WASHINGTON – Today, Congresswoman Ayanna Pressley (MA-07), along with State Senator Sonia Chang-Diaz, Representatives Russell E. Holmes, Nika C. Elugardo, Liz Miranda, Jon Santiago, Brandy Fluker Oakley, Suffolk County District Attorney Rachael Rollins, Suffolk County Register of Probate Felix D. Arroyo, Suffolk County Sheriff Steven W. Tompkins, Boston City Council President Kim Janey, Boston City Councilors At-Large Julia Mejia, Michelle Wu, and Boston City Councilors Andrea Campbell, Lydia Edwards, and Ricardo Arroyo, issued the following statement regarding the shootings at three Atlanta-area massage parlors last night.
“The brutal, hateful and targeted murders of Asian-American women in the Atlanta area last night is a painful reminder of the grave threat posed by white supremacy to all of our communities. Since the onset of the COVID-19 pandemic, anti-Asian rhetoric has led to violent and hostile behavior toward the Asian-American and Pacific Islander (AAPI) community in Massachusetts and nationwide, and yesterday’s tragic shooting, which claimed the lives of at least eight people, is only the latest example of that.
“We stand in solidarity and deep compassion with our AAPI neighbors in Georgia and across the country who continue to deal with the trauma caused by these senseless acts of hate and violence, including those who are especially vulnerable due to their immigration status, spoken language, and line of work.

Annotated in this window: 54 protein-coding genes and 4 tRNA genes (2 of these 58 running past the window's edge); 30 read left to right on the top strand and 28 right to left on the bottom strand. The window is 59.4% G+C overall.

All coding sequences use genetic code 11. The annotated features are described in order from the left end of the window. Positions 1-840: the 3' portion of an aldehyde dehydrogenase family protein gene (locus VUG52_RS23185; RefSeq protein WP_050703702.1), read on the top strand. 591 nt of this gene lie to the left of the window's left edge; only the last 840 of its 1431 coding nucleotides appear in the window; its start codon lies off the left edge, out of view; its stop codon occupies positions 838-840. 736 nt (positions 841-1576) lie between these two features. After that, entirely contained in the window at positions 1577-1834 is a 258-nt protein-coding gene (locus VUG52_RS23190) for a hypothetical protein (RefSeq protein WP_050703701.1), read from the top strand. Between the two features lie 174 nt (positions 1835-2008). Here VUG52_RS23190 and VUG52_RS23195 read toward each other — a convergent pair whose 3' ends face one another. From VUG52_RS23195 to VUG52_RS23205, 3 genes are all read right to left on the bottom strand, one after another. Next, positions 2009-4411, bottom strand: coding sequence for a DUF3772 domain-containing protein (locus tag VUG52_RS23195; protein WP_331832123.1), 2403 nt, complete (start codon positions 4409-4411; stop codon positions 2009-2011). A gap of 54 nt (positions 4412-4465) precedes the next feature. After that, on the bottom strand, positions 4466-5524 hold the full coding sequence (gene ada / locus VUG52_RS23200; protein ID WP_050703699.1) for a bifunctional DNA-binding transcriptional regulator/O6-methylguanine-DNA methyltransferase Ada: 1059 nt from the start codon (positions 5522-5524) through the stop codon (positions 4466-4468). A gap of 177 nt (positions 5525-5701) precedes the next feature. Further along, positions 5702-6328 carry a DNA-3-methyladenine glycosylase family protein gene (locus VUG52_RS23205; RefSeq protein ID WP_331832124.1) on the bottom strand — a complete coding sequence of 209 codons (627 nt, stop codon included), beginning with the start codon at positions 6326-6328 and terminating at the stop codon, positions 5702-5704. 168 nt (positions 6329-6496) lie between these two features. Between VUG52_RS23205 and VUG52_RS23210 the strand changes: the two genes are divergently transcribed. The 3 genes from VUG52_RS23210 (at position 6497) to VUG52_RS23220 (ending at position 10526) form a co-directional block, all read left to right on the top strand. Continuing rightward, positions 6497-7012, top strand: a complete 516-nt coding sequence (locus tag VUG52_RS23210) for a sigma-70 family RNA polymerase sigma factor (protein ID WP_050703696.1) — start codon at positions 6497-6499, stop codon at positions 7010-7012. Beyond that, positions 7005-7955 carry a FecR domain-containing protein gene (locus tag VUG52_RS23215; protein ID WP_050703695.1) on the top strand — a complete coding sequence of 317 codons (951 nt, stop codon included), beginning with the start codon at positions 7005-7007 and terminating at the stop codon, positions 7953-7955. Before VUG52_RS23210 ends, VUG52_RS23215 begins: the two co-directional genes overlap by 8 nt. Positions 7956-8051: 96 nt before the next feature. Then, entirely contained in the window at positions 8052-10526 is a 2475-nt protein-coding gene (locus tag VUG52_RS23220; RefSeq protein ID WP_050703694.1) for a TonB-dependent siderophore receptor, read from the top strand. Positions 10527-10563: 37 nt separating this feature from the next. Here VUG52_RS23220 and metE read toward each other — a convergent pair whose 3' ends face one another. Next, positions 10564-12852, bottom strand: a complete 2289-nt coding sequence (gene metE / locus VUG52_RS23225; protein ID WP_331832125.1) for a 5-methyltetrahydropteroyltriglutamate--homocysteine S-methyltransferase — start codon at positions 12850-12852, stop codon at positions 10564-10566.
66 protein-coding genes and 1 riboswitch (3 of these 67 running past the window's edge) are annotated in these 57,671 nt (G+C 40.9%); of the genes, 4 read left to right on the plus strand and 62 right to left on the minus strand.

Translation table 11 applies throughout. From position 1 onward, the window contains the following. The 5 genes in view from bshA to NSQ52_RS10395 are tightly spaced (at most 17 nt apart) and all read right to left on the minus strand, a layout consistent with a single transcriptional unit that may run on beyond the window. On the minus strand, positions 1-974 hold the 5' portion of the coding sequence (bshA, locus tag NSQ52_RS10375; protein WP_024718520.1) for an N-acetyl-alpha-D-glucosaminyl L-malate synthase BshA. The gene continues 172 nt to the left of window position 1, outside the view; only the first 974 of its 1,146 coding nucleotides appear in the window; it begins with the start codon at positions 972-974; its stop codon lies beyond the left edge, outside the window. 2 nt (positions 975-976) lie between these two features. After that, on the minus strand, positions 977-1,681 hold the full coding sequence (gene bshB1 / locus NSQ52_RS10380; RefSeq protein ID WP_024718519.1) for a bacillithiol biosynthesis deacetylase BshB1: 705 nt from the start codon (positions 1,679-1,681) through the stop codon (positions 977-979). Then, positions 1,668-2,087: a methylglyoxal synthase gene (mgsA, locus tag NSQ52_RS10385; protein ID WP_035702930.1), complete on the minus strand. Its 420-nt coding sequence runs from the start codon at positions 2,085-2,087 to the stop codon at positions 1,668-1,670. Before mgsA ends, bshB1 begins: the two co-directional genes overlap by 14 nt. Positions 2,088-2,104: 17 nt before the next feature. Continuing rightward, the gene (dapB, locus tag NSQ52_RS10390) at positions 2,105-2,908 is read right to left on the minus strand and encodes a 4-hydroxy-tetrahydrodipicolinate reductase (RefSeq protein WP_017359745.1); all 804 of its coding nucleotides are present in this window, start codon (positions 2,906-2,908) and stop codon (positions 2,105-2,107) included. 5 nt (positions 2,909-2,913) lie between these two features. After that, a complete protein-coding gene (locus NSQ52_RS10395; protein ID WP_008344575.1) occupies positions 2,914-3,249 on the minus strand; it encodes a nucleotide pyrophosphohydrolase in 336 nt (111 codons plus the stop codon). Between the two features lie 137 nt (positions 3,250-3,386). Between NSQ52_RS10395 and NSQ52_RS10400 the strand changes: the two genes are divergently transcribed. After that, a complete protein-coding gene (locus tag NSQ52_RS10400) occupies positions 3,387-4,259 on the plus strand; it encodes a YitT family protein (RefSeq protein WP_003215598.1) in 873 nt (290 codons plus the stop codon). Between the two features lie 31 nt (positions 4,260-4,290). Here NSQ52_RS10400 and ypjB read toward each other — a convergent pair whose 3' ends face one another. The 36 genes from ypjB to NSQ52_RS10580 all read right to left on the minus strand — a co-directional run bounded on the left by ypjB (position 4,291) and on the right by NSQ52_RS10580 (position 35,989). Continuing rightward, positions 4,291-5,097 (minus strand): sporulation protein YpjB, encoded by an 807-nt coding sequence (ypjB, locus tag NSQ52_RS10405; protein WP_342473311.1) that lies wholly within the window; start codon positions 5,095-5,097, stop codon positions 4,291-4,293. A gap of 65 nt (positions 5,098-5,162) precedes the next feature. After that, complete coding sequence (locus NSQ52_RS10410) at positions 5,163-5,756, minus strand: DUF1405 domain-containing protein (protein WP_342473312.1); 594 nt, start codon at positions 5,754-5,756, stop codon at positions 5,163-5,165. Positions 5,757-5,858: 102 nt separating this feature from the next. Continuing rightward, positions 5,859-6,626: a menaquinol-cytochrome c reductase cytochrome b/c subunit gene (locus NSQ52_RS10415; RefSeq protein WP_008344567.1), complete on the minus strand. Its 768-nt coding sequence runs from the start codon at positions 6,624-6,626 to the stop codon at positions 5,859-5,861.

“Racism, misogyny, and white supremacy are a threat to all of our communities, and as policymakers, we must commit ourselves to legislating accountability—at all levels of government—and addressing the scourge of anti-Asian hate and white supremacist violence everywhere.”
Congresswoman Pressley is an original cosponsor of the H.Res 908, A Resolution Condemning All Forms of Anti-Asian Sentiment as Related to COVID-19, which calls on all public officials to condemn and denounce any and all anti-Asian sentiment; condemns all manifestations of expressions of racism, xenophobia, discrimination, anti-Asian sentiment, scapegoating, and ethnic or religious intolerance; and calls on Federal law enforcement officials, in partnership with state and local officials, to collect data to document the rise of incidences of hate crimes due to COVID–19. The weaponization of discriminatory language targeting the AAPI community, has caused a sharp increase in hate crimes in Massachusetts and across the nation.
In March 2020, at the onset of the COVID-19 crisis, Congresswoman Pressley spoke about the impact of racist, anti-Asian rhetoric regarding the pandemic in a House Oversight Committee hearing on the federal government’s response to the crisis.